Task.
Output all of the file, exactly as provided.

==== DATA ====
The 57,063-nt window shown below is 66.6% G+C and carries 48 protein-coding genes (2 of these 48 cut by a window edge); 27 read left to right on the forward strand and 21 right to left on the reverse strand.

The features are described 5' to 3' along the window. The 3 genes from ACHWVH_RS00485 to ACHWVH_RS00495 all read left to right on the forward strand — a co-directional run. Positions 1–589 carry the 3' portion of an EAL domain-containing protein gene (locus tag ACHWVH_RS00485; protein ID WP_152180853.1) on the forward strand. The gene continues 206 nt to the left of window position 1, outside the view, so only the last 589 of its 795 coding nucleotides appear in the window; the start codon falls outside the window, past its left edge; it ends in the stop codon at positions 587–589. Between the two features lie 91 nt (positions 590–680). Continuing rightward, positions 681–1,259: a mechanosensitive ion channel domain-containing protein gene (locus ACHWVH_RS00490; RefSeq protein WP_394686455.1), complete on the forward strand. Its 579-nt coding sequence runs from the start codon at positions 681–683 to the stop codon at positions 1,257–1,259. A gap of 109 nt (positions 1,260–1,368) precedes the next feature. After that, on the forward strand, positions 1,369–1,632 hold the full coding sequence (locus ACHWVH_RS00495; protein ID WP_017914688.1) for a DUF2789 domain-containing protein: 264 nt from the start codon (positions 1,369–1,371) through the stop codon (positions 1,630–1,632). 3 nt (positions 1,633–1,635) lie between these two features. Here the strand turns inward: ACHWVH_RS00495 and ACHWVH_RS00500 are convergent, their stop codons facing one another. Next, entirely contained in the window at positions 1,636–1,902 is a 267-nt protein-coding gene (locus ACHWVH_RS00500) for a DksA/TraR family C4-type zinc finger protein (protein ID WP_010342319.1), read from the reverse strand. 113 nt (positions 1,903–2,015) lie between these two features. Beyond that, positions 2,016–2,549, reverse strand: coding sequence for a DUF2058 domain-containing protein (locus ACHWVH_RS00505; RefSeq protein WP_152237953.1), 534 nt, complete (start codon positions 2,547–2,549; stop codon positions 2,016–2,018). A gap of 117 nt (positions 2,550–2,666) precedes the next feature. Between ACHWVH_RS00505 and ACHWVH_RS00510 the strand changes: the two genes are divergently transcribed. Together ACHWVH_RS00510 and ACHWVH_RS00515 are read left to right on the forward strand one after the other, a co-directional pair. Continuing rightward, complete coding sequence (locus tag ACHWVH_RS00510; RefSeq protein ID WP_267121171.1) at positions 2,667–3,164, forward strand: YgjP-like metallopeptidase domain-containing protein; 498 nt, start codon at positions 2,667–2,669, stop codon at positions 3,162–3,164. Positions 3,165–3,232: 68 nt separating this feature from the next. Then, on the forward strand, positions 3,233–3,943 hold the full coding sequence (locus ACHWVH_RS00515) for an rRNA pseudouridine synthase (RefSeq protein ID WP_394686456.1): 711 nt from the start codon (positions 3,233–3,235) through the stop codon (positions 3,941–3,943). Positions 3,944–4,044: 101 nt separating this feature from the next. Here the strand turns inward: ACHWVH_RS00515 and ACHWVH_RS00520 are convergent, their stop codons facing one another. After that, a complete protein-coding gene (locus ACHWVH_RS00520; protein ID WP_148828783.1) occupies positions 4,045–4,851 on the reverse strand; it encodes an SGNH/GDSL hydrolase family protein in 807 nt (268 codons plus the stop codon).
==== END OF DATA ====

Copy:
The 57,063-nt window shown below is 66.6% G+C and carries 48 protein-coding genes (2 of these 48 cut by a window edge); 27 read left to right on the forward strand and 21 right to left on the reverse strand.

The features are described 5' to 3' along the window. The 3 genes from ACHWVH_RS00485 to ACHWVH_RS00495 all read left to right on the forward strand — a co-directional run. Positions 1–589 carry the 3' portion of an EAL domain-containing protein gene (locus tag ACHWVH_RS00485; protein ID WP_152180853.1) on the forward strand. The gene continues 206 nt to the left of window position 1, outside the view, so only the last 589 of its 795 coding nucleotides appear in the window; the start codon falls outside the window, past its left edge; it ends in the stop codon at positions 587–589. Between the two features lie 91 nt (positions 590–680). Continuing rightward, positions 681–1,259: a mechanosensitive ion channel domain-containing protein gene (locus ACHWVH_RS00490; RefSeq protein WP_394686455.1), complete on the forward strand. Its 579-nt coding sequence runs from the start codon at positions 681–683 to the stop codon at positions 1,257–1,259. A gap of 109 nt (positions 1,260–1,368) precedes the next feature. After that, on the forward strand, positions 1,369–1,632 hold the full coding sequence (locus ACHWVH_RS00495; protein ID WP_017914688.1) for a DUF2789 domain-containing protein: 264 nt from the start codon (positions 1,369–1,371) through the stop codon (positions 1,630–1,632). 3 nt (positions 1,633–1,635) lie between these two features. Here the strand turns inward: ACHWVH_RS00495 and ACHWVH_RS00500 are convergent, their stop codons facing one another. Next, entirely contained in the window at positions 1,636–1,902 is a 267-nt protein-coding gene (locus ACHWVH_RS00500) for a DksA/TraR family C4-type zinc finger protein (protein ID WP_010342319.1), read from the reverse strand. 113 nt (positions 1,903–2,015) lie between these two features. Beyond that, positions 2,016–2,549, reverse strand: coding sequence for a DUF2058 domain-containing protein (locus ACHWVH_RS00505; RefSeq protein WP_152237953.1), 534 nt, complete (start codon positions 2,547–2,549; stop codon positions 2,016–2,018). A gap of 117 nt (positions 2,550–2,666) precedes the next feature. Between ACHWVH_RS00505 and ACHWVH_RS00510 the strand changes: the two genes are divergently transcribed. Together ACHWVH_RS00510 and ACHWVH_RS00515 are read left to right on the forward strand one after the other, a co-directional pair. Continuing rightward, complete coding sequence (locus tag ACHWVH_RS00510; RefSeq protein ID WP_267121171.1) at positions 2,667–3,164, forward strand: YgjP-like metallopeptidase domain-containing protein; 498 nt, start codon at positions 2,667–2,669, stop codon at positions 3,162–3,164. Positions 3,165–3,232: 68 nt separating this feature from the next. Then, on the forward strand, positions 3,233–3,943 hold the full coding sequence (locus ACHWVH_RS00515) for an rRNA pseudouridine synthase (RefSeq protein ID WP_394686456.1): 711 nt from the start codon (positions 3,233–3,235) through the stop codon (positions 3,941–3,943). Positions 3,944–4,044: 101 nt separating this feature from the next. Here the strand turns inward: ACHWVH_RS00515 and ACHWVH_RS00520 are convergent, their stop codons facing one another. After that, a complete protein-coding gene (locus ACHWVH_RS00520; protein ID WP_148828783.1) occupies positions 4,045–4,851 on the reverse strand; it encodes an SGNH/GDSL hydrolase family protein in 807 nt (268 codons plus the stop codon).